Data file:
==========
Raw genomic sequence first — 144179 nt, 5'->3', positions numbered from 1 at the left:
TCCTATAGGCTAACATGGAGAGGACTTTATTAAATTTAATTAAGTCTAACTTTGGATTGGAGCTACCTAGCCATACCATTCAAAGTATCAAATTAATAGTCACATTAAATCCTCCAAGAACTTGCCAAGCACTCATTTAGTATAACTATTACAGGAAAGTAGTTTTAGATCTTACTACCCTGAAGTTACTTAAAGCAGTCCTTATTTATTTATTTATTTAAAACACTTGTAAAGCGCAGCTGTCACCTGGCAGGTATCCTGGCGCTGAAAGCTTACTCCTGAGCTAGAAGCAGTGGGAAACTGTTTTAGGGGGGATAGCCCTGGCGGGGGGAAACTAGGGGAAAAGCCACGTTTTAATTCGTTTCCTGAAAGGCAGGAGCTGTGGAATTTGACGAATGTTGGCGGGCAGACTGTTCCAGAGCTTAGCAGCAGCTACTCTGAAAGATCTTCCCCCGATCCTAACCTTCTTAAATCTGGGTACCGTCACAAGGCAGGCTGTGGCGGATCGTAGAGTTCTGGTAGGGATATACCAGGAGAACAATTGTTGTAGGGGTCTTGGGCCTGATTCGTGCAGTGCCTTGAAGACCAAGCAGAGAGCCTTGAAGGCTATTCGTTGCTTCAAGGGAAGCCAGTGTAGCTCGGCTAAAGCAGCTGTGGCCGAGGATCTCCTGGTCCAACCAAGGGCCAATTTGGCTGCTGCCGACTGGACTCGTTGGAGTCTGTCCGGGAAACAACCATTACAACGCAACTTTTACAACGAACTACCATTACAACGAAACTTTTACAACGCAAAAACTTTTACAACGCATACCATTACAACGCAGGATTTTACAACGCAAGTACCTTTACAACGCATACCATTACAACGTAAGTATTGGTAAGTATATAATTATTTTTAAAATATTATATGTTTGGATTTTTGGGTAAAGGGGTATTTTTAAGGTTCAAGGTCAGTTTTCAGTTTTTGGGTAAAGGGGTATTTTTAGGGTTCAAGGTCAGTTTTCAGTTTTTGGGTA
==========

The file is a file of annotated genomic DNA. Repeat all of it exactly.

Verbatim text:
Raw genomic sequence first — 144179 nt, 5'->3', positions numbered from 1 at the left:
TCCTATAGGCTAACATGGAGAGGACTTTATTAAATTTAATTAAGTCTAACTTTGGATTGGAGCTACCTAGCCATACCATTCAAAGTATCAAATTAATAGTCACATTAAATCCTCCAAGAACTTGCCAAGCACTCATTTAGTATAACTATTACAGGAAAGTAGTTTTAGATCTTACTACCCTGAAGTTACTTAAAGCAGTCCTTATTTATTTATTTATTTAAAACACTTGTAAAGCGCAGCTGTCACCTGGCAGGTATCCTGGCGCTGAAAGCTTACTCCTGAGCTAGAAGCAGTGGGAAACTGTTTTAGGGGGGATAGCCCTGGCGGGGGGAAACTAGGGGAAAAGCCACGTTTTAATTCGTTTCCTGAAAGGCAGGAGCTGTGGAATTTGACGAATGTTGGCGGGCAGACTGTTCCAGAGCTTAGCAGCAGCTACTCTGAAAGATCTTCCCCCGATCCTAACCTTCTTAAATCTGGGTACCGTCACAAGGCAGGCTGTGGCGGATCGTAGAGTTCTGGTAGGGATATACCAGGAGAACAATTGTTGTAGGGGTCTTGGGCCTGATTCGTGCAGTGCCTTGAAGACCAAGCAGAGAGCCTTGAAGGCTATTCGTTGCTTCAAGGGAAGCCAGTGTAGCTCGGCTAAAGCAGCTGTGGCCGAGGATCTCCTGGTCCAACCAAGGGCCAATTTGGCTGCTGCCGACTGGACTCGTTGGAGTCTGTCCGGGAAACAACCATTACAACGCAACTTTTACAACGAACTACCATTACAACGAAACTTTTACAACGCAAAAACTTTTACAACGCATACCATTACAACGCAGGATTTTACAACGCAAGTACCTTTACAACGCATACCATTACAACGTAAGTATTGGTAAGTATATAATTATTTTTAAAATATTATATGTTTGGATTTTTGGGTAAAGGGGTATTTTTAAGGTTCAAGGTCAGTTTTCAGTTTTTGGGTAAAGGGGTATTTTTAGGGTTCAAGGTCAGTTTTCAGTTTTTGGGTA